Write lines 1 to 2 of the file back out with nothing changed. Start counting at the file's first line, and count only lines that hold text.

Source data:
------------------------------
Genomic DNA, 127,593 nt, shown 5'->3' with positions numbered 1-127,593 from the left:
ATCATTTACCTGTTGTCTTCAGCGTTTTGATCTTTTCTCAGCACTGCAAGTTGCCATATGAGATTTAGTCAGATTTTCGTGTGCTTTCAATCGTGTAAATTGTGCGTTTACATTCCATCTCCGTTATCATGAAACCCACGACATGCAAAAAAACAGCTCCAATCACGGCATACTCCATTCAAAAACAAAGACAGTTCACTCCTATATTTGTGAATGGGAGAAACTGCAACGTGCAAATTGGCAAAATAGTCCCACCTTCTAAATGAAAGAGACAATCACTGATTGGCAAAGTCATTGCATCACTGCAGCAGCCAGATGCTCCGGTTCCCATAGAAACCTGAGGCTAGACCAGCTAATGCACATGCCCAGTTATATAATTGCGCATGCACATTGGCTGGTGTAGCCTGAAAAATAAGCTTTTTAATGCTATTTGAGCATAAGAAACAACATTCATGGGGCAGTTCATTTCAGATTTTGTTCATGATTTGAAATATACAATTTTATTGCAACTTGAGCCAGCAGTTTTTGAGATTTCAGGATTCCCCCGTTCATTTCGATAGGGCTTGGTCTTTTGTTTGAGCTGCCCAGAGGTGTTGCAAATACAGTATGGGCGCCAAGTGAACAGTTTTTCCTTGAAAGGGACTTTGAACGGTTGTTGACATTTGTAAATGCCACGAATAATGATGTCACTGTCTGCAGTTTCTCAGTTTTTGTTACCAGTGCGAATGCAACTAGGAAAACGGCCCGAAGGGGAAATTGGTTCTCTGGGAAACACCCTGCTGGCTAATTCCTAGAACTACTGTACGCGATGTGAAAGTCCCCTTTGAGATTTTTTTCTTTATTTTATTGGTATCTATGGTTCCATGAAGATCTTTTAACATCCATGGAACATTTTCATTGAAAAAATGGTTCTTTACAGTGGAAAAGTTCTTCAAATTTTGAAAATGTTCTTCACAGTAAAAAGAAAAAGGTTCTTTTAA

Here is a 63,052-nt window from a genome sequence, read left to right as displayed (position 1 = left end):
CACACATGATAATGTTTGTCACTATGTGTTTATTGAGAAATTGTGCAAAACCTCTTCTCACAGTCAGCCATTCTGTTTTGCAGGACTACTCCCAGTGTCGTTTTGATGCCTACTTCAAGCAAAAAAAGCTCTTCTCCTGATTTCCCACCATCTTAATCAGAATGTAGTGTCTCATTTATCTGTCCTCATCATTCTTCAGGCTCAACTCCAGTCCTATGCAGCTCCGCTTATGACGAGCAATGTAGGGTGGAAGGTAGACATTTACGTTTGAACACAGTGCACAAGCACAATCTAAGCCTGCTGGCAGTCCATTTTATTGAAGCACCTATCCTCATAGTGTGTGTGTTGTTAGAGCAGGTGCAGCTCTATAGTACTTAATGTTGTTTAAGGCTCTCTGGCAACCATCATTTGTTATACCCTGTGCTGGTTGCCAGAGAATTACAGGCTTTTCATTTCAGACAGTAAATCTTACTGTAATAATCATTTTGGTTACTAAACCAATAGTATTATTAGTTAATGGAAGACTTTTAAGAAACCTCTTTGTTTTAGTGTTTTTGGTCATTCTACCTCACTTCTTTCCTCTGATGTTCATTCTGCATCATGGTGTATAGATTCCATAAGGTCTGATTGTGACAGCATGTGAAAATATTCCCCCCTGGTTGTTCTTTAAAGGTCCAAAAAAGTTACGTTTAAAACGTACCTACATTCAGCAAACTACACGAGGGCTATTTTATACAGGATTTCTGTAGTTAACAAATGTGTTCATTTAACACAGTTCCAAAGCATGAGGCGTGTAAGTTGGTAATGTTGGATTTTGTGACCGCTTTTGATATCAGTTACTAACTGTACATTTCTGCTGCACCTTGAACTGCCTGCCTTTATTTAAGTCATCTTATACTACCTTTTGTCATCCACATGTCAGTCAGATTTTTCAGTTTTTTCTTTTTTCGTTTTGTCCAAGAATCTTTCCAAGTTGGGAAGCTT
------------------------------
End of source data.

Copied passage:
Genomic DNA, 127,593 nt, shown 5'->3' with positions numbered 1-127,593 from the left:
ATCATTTACCTGTTGTCTTCAGCGTTTTGATCTTTTCTCAGCACTGCAAGTTGCCATATGAGATTTAGTCAGATTTTCGTGTGCTTTCAATCGTGTAAATTGTGCGTTTACATTCCATCTCCGTTATCATGAAACCCACGACATGCAAAAAAACAGCTCCAATCACGGCATACTCCATTCAAAAACAAAGACAGTTCACTCCTATATTTGTGAATGGGAGAAACTGCAACGTGCAAATTGGCAAAATAGTCCCACCTTCTAAATGAAAGAGACAATCACTGATTGGCAAAGTCATTGCATCACTGCAGCAGCCAGATGCTCCGGTTCCCATAGAAACCTGAGGCTAGACCAGCTAATGCACATGCCCAGTTATATAATTGCGCATGCACATTGGCTGGTGTAGCCTGAAAAATAAGCTTTTTAATGCTATTTGAGCATAAGAAACAACATTCATGGGGCAGTTCATTTCAGATTTTGTTCATGATTTGAAATATACAATTTTATTGCAACTTGAGCCAGCAGTTTTTGAGATTTCAGGATTCCCCCGTTCATTTCGATAGGGCTTGGTCTTTTGTTTGAGCTGCCCAGAGGTGTTGCAAATACAGTATGGGCGCCAAGTGAACAGTTTTTCCTTGAAAGGGACTTTGAACGGTTGTTGACATTTGTAAATGCCACGAATAATGATGTCACTGTCTGCAGTTTCTCAGTTTTTGTTACCAGTGCGAATGCAACTAGGAAAACGGCCCGAAGGGGAAATTGGTTCTCTGGGAAACACCCTGCTGGCTAATTCCTAGAACTACTGTACGCGATGTGAAAGTCCCCTTTGAGATTTTTTTCTTTATTTTATTGGTATCTATGGTTCCATGAAGATCTTTTAACATCCATGGAACATTTTCATTGAAAAAATGGTTCTTTACAGTGGAAAAGTTCTTCAAATTTTGAAAATGTTCTTCACAGTAAAAAGAAAAAGGTTCTTTTAA